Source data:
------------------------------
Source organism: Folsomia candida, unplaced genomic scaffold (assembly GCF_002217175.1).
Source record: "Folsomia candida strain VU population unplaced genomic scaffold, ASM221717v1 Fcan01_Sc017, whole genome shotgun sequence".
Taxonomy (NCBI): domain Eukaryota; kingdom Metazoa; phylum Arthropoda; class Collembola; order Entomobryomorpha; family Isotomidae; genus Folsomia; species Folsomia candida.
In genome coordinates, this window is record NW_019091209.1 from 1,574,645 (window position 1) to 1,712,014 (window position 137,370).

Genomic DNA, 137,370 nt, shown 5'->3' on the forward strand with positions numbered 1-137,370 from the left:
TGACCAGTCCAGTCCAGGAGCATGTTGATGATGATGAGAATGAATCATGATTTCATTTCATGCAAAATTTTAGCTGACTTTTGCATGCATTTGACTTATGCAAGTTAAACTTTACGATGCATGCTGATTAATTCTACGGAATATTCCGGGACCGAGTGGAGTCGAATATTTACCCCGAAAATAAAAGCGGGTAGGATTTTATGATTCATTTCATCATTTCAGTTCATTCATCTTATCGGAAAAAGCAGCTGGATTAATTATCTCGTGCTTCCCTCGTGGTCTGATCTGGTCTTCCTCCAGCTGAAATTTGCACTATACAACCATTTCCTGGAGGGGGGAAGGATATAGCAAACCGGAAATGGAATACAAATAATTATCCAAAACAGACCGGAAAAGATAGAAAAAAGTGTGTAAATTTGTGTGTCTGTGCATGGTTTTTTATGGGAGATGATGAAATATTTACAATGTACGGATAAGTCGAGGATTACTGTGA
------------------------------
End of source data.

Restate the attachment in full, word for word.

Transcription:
Source organism: Folsomia candida, unplaced genomic scaffold (assembly GCF_002217175.1).
Source record: "Folsomia candida strain VU population unplaced genomic scaffold, ASM221717v1 Fcan01_Sc017, whole genome shotgun sequence".
Taxonomy (NCBI): domain Eukaryota; kingdom Metazoa; phylum Arthropoda; class Collembola; order Entomobryomorpha; family Isotomidae; genus Folsomia; species Folsomia candida.
In genome coordinates, this window is record NW_019091209.1 from 1,574,645 (window position 1) to 1,712,014 (window position 137,370).

Genomic DNA, 137,370 nt, shown 5'->3' on the forward strand with positions numbered 1-137,370 from the left:
TGACCAGTCCAGTCCAGGAGCATGTTGATGATGATGAGAATGAATCATGATTTCATTTCATGCAAAATTTTAGCTGACTTTTGCATGCATTTGACTTATGCAAGTTAAACTTTACGATGCATGCTGATTAATTCTACGGAATATTCCGGGACCGAGTGGAGTCGAATATTTACCCCGAAAATAAAAGCGGGTAGGATTTTATGATTCATTTCATCATTTCAGTTCATTCATCTTATCGGAAAAAGCAGCTGGATTAATTATCTCGTGCTTCCCTCGTGGTCTGATCTGGTCTTCCTCCAGCTGAAATTTGCACTATACAACCATTTCCTGGAGGGGGGAAGGATATAGCAAACCGGAAATGGAATACAAATAATTATCCAAAACAGACCGGAAAAGATAGAAAAAAGTGTGTAAATTTGTGTGTCTGTGCATGGTTTTTTATGGGAGATGATGAAATATTTACAATGTACGGATAAGTCGAGGATTACTGTGA